BSkyB's Murdoch revolt ... media probe cost $1.4m ... US govt v Facebook ...
Don't you love it when two big same-city tabloids have the same headline for the same story? That's what happened in New York yesterday. Plus, the most shared Facebook stories of 2011 and other media news.
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Front page of the day. Don’t you love it when two big same-city tabloids have the same headline for the same story?
The Department of Corrections. Well we’re glad New Zealand newspaper The Dominion Post cleared this up yesterday.
Headline of the day. From the front page of today’s presumptuous NT News:
Australian media probe priced at $1.4m
“The government’s media inquiry will add $1.4 million to the bottom line for just five months’ work, the mid-year economic and fiscal outlook reveals.” — The Australian
Facebook unveils most shared stories of 2011
“Facebook has released a list of the 40 most shared stories of 2011 (well, the first 11 months, at least). We’ve collected the top 20 into a gallery — check it out.” — Mashable
Facebook reaches deal over ‘unfair and deceptive’ claims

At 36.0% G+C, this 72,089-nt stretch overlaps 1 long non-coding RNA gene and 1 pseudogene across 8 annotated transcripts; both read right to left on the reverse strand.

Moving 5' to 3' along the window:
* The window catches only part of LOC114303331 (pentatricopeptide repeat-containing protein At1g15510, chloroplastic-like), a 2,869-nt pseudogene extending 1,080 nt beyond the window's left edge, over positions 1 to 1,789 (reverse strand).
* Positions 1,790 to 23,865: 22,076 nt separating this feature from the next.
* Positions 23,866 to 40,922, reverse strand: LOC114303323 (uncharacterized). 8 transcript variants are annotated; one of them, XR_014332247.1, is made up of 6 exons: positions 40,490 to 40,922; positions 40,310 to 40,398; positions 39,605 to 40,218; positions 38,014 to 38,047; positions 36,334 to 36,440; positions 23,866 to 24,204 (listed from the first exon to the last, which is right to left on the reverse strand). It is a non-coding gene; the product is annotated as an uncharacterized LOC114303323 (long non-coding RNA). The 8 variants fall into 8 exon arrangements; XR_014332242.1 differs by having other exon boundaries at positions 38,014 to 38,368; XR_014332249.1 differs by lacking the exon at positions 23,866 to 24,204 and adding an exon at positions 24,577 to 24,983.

“Facebook ‘deceived consumers by telling them they could keep their information on Facebook private, and then repeatedly allowing it to be shared and made public,’ US regulators said as they announced a settlement over privacy issues with the social networking giant.” — The Guardian
Nicaragua’s president rules airwaves to control image
“The election this month in which President Daniel Ortega won a third term and a supermajority in Congress may have been marred by irregularities — the European Union’s electoral mission called the vote tally ‘opaque and arbitrary,’ and observers were blocked from monitoring some polls — but on most TV news channels, things looked different.” — New York Times
British Library makes early papers available online
“The British Library has made part of its archive of 18th and 19th century newspapers available online following a year-long digitisation project. The scanned pages — around four million — come from more than 200 mostly 19th century newspapers across the UK and Ireland.” — journalism.co.uk